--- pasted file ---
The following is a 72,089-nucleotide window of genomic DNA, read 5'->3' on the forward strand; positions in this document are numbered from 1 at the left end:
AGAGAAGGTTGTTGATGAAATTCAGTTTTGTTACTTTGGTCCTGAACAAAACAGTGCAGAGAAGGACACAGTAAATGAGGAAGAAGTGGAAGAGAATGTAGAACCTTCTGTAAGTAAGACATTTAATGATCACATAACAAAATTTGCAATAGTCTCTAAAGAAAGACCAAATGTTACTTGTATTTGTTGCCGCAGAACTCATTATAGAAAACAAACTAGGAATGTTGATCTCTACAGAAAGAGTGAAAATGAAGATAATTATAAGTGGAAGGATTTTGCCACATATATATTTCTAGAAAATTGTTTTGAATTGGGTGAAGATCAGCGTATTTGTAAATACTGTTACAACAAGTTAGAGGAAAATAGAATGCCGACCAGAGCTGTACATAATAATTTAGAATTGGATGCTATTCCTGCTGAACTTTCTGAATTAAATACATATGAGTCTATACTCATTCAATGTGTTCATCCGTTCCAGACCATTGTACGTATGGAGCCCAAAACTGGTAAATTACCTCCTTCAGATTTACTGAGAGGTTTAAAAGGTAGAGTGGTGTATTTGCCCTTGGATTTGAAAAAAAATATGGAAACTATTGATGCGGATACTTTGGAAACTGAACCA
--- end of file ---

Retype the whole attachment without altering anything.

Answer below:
The following is a 72,089-nucleotide window of genomic DNA, read 5'->3' on the forward strand; positions in this document are numbered from 1 at the left end:
AGAGAAGGTTGTTGATGAAATTCAGTTTTGTTACTTTGGTCCTGAACAAAACAGTGCAGAGAAGGACACAGTAAATGAGGAAGAAGTGGAAGAGAATGTAGAACCTTCTGTAAGTAAGACATTTAATGATCACATAACAAAATTTGCAATAGTCTCTAAAGAAAGACCAAATGTTACTTGTATTTGTTGCCGCAGAACTCATTATAGAAAACAAACTAGGAATGTTGATCTCTACAGAAAGAGTGAAAATGAAGATAATTATAAGTGGAAGGATTTTGCCACATATATATTTCTAGAAAATTGTTTTGAATTGGGTGAAGATCAGCGTATTTGTAAATACTGTTACAACAAGTTAGAGGAAAATAGAATGCCGACCAGAGCTGTACATAATAATTTAGAATTGGATGCTATTCCTGCTGAACTTTCTGAATTAAATACATATGAGTCTATACTCATTCAATGTGTTCATCCGTTCCAGACCATTGTACGTATGGAGCCCAAAACTGGTAAATTACCTCCTTCAGATTTACTGAGAGGTTTAAAAGGTAGAGTGGTGTATTTGCCCTTGGATTTGAAAAAAAATATGGAAACTATTGATGCGGATACTTTGGAAACTGAACCA